Adjuvant therapy in stage IIIA-N2 non-small cell lung cancer after neoadjuvant concurrent chemoradiotherapy followed by surgery
Approximately 20% of all non-small cell lung cancer (NSCLC) is stage IIIA-N2 (1). Those patients are heterogeneous in terms of disease extent and survival. Treatment options included induction chemotherapy or concurrent chemoradiotherapy (CCRT) followed by surgery, or definitive CCRT (2-7). The optimal strategy for IIIA-N2 NSCLC remains controversial and no treatment is clearly recommended (8,9).
The overall prognosis of IIIA NSCLC is still poor, with a median survival time of 14–25 months despite multimodal therapy. Many patients develop local or distant recurrence eventually many patients develop local and distant recurrence (8-11). Additional adjuvant therapy may be needed to control the disease, although the benefit of adjuvant treatment after multimodal therapy is doubtful owing to the considerable toxicity of each therapy (12).
There are limited data on adjuvant therapy for patients who have undergone neoadjuvant CCRT and surgical treatment. Therefore, we examined the effects of the adjuvant therapy in patients with stage IIIA-N2 NSCLC after neoadjuvant CCRT followed by surgery.
We retrospectively reviewed the medical records of all patients who underwent surgery for NSCLC with curative intent surgery at the Samsung Medical Center a 1,961-bed referral hospital in Seoul, South Korea, between January 2004 and December 2013. During this period, 467 patients underwent neoadjuvant CCRT followed by surgical resection for stage IIIA-N2 NSCLC. Of these, patients who received CCRT at our institution and followed by complete resection with systematic lymph node (LN) dissection were included in this study population. Exclusion criteria were summarized in Figure 1. Ultimately, 398 patients were included: 102 patients did not receive the adjuvant therapy after surgery (no-therapy group) and 296 patients received adjuvant treatment including chemotherapy (n=71), radiotherapy (n=118) or chemoradiotherapy (CRT) (n=107) (therapy group). To review and publish the information obtained from patient records, the study was given approval by the Institutional Review Board of Samsung Medical Center (IRB No. 2015-05-143).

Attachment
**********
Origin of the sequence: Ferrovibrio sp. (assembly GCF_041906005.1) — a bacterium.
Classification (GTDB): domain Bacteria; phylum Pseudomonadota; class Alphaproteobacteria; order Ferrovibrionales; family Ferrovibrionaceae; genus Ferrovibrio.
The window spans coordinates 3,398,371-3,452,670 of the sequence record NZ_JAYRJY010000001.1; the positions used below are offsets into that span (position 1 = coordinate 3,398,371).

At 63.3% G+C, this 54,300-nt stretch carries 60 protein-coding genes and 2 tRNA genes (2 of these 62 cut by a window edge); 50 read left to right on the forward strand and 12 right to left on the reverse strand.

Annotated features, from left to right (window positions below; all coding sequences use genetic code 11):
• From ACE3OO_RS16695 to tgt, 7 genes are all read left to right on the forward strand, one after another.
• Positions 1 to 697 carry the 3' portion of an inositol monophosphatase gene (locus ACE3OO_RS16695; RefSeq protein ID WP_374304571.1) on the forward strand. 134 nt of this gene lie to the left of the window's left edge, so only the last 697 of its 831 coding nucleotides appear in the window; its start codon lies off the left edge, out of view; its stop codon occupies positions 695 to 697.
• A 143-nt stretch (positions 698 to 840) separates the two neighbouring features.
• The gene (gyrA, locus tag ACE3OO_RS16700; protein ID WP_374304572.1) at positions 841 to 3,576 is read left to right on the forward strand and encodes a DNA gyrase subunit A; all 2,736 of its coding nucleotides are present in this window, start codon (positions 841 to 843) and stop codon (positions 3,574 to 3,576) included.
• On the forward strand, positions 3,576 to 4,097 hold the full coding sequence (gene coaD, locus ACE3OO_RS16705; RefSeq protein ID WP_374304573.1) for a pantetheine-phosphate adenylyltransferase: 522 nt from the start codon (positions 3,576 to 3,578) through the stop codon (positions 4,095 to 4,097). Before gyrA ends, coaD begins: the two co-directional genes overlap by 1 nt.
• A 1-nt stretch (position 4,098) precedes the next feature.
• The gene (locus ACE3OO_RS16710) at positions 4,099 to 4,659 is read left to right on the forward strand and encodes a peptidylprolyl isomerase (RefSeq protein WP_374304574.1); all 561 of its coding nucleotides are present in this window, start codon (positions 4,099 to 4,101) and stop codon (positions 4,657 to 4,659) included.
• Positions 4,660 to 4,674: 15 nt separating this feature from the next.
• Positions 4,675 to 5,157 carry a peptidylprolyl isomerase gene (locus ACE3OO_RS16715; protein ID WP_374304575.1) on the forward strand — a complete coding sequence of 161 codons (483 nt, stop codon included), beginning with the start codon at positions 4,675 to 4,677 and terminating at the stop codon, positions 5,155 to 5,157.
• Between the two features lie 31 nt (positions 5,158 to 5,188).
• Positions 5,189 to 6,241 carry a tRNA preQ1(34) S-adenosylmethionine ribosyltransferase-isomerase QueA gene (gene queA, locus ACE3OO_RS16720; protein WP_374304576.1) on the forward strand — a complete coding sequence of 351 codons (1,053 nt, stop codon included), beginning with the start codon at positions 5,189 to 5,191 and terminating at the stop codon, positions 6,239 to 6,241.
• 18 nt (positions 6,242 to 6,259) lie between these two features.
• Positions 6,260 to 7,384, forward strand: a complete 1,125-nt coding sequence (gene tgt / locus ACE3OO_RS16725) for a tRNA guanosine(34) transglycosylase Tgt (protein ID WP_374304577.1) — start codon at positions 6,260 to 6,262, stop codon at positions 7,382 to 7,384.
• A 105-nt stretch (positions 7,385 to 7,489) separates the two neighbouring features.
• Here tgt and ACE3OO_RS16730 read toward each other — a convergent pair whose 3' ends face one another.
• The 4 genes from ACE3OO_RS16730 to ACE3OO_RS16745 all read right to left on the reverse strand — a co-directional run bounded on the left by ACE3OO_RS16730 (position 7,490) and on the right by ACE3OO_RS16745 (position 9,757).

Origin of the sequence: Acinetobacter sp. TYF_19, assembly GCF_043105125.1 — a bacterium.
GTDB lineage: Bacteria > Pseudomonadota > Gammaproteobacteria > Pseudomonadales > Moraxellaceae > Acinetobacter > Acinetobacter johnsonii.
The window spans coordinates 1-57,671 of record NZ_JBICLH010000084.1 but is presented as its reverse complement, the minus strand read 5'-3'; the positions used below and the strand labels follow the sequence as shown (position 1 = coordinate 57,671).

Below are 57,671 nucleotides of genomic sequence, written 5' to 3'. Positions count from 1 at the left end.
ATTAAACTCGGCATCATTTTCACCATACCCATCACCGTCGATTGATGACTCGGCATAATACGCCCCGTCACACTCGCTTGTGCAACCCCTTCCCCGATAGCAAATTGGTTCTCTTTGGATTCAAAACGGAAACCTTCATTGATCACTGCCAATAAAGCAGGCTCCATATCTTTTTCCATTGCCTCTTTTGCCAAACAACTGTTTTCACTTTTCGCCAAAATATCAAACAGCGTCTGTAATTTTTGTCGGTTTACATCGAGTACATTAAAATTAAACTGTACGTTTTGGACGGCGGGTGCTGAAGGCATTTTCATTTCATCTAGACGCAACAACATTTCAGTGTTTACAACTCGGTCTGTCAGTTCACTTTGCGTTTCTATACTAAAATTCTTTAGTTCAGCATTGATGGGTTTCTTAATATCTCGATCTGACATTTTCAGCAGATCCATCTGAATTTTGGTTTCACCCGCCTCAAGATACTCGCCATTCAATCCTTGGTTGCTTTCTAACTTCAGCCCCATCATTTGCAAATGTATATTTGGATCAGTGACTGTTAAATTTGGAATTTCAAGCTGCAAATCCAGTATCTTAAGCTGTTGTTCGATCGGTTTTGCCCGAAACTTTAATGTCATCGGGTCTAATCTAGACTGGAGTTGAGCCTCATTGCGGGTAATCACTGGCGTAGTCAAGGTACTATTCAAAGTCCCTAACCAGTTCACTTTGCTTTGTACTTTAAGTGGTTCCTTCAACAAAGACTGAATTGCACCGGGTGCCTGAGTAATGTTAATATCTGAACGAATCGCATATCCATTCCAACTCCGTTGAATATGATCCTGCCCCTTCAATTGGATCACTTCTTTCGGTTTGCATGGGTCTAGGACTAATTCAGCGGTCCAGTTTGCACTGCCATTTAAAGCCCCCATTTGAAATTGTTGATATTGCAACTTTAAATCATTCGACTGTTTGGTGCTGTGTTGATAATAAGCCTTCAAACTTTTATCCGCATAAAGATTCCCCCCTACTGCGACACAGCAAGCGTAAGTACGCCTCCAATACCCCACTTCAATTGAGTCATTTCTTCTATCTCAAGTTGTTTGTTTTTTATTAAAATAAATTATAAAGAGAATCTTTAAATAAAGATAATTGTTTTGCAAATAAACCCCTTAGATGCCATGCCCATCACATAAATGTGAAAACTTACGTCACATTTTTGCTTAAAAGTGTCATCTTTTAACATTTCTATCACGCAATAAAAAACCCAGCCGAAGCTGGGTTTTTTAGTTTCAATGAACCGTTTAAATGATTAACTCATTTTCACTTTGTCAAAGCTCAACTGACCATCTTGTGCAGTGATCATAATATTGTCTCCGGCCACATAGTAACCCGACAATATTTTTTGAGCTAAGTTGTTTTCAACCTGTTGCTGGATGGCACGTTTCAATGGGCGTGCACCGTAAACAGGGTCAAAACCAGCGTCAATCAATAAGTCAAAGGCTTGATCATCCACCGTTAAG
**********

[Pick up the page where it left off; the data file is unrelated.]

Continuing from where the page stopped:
Preoperative staging work-up
The routine preoperative workup included pulmonary function tests, computed tomography (CT) scans of the chest and upper abdomen, positron emission tomography (PET)/CT scans, flexible bronchoscopy, and magnetic resonance imaging (MRI) of the brain. Preoperatively, 360 patients were pathologically confirmed to have mediastinal LN metastasis. Mediastinoscopy (n=213) and endobronchial ultrasound transbronchial needle aspiration (EBUS-TBNA) (n=124), were performed most frequently to prove LN metastasis, although video-assisted thoracic surgery (VATS) LN biopsy (n=13), combined VATS and mediastinoscopy (n=4), anterior mediastinotomy (n=3), combined mediastinoscopy and mediastinotomy (n=3) were also performed. For the remaining patients, mediastinal staging was based on CT and PET/CT findings without pathologic confirmation.
Neoadjuvant CCRT included chemotherapy and concurrent thoracic radiotherapy. The therapeutic regimens of were different according to year of administration. Before October 2009, radiation therapy was delivered to patients with a total dose of 45 Gy (1.8 Gy/fraction/day) over 5 weeks. From October 2009 and thereafter, radiation dose was 44Gy (2.0 Gy/fraction/day) over 4.5 weeks using 10-MV X-rays. The chemotherapy regimen mostly consisted of weekly paclitaxel (50 mg/m2 per week, iv) or docetaxel (20 mg/m2 per week, iv) plus cisplatin (25 mg/m2 per week, iv) or carboplatin (AUC 1.5/week, iv) for 5 weeks.
Surgical resection was scheduled at 4–6 weeks following the completion of neoadjuvant CCRT. Operative procedures included lobectomies, bilobectomies, or pneumonectomies as indicated. Mediastinal LN dissection consisted of en bloc resections of all nodes at stations 2R, 4R, 7, 8, and 9 and 10R for a right-sided tumor and 4L, 5, 6, 7, 8, and 9 and 10L for a left-sided tumor.
Postoperative treatment and follow-up
Postoperative treatment was decided using multidisciplinary team approach after considering the extent of disease and general condition of each patient. Postoperative treatment included chemotherapy (taxane or vinorelbine, combined with platinum), radiotherapy (18 Gy in 10 fraction), CRT or no treatment. Patients were regularly evaluated by chest CT scans every 3 to 4 months for the first 2 years following surgery and every 6 months thereafter. Patients were annually evaluated by PET/CT scans for detection of recurrence.